I kayak Tuesday, Thursday and Saturday in the Los Angeles harbor, part of my Pedro town. Why not be my own engine room if I'm that lucky to live that close? Just like touring, life for me is about taking turns: you roam and you roost. Even in [projects]: sometimes you give direction (my operas), sometimes you take direction (Porno for Pyros, J. Mascis, Stooges) and sometimes you collaborate (CUZ, Il Sogno Del Marinaio, Big Walnuts Yonder). For me, it's like inhale/exhale...you're right about the ying/yang comparison.
Like MDC, you are fresh off a tour of China (a country misunderstood by many Americans), which is chronicled in your vivid, off-the-cuff journal. Now you’ve had some time to reflect, what were your biggest impressions of both the music and the people?
It was my first time ever to China, so glad to have the opportunity. Yes, first-hand experience is very important. The diary for me is also very important cuz it provides focus, which can be tough on tour. I should've start chimping those from my first tour instead of 1999 or something. Back to about China: they are finding their own way, which is really happening. Everyone I met had a good take on finding their own voice while at same time acknowledging how much we all got in common.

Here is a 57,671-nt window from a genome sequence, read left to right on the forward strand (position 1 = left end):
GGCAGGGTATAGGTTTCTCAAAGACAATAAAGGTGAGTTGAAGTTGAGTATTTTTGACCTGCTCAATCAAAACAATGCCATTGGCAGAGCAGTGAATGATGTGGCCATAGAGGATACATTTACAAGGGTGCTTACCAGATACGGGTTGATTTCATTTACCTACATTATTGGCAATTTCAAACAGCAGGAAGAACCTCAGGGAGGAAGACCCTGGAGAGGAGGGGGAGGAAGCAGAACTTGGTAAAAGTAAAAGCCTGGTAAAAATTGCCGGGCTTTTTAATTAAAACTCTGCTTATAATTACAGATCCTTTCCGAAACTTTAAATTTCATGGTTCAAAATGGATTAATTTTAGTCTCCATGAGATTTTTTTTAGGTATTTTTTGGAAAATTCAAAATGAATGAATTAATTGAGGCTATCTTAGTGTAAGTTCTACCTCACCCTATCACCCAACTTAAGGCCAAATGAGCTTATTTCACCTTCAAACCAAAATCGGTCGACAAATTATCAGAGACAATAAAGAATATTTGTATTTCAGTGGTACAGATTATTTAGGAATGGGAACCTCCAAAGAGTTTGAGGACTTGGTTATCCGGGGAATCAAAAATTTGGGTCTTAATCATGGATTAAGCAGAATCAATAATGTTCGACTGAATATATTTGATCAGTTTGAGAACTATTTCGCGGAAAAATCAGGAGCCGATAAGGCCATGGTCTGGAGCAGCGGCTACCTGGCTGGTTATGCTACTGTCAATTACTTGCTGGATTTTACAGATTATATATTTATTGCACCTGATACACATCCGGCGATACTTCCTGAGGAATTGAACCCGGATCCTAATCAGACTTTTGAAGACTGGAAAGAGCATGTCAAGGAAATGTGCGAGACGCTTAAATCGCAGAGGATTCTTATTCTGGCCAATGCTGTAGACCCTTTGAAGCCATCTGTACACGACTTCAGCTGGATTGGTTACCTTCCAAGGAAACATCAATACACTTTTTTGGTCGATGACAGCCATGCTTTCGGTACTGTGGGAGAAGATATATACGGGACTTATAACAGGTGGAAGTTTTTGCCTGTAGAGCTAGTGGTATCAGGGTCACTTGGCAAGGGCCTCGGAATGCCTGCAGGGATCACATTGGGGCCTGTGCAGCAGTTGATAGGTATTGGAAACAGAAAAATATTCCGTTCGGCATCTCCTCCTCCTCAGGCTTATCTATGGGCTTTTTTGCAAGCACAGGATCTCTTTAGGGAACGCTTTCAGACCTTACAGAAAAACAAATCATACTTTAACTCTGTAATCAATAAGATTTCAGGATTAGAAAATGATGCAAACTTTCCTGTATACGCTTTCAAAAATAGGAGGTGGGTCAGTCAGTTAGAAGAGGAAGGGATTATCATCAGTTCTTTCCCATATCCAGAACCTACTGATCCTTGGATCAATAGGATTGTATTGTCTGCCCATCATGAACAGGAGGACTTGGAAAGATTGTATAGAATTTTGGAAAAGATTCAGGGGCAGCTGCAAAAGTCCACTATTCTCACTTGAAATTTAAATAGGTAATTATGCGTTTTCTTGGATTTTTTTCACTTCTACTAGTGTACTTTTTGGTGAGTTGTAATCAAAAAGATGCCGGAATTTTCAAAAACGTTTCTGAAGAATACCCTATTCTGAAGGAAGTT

There are so many different currents happening there at the same time. It's a trip. I would like to go back and see even more parts. Of course, one real heartbreak is the pollution, but everyone I met there wants big time to heal that up.
Houston Press: To someone who is not a musician, how would you explain the Reverend “Wattplower,” your new bass model: what’s the special essence of it, and why did it take four years to develop?
The Reverend Guitars were very kind to me with this bass project. It was a very dynamic development, taking even longer than that. They came to a Detroit gig of mine in 2009, and the boss Ken Haas asked me about it. I just looked it up in my diary!
(look at the Detroit May twelve entry)
The designer man, Joe Naylor, was also very much personally involved, and both cats were key to the whole enchilada. They would make a prototype, and I'd tell them what I thought was not right for me and what would be better, and every tour I'd come around and they'd have another. I thought for sure they were gonna say, "Fuck this guy, he's too picky," but they didn't; instead, they kept on keepin' on and gave me respect.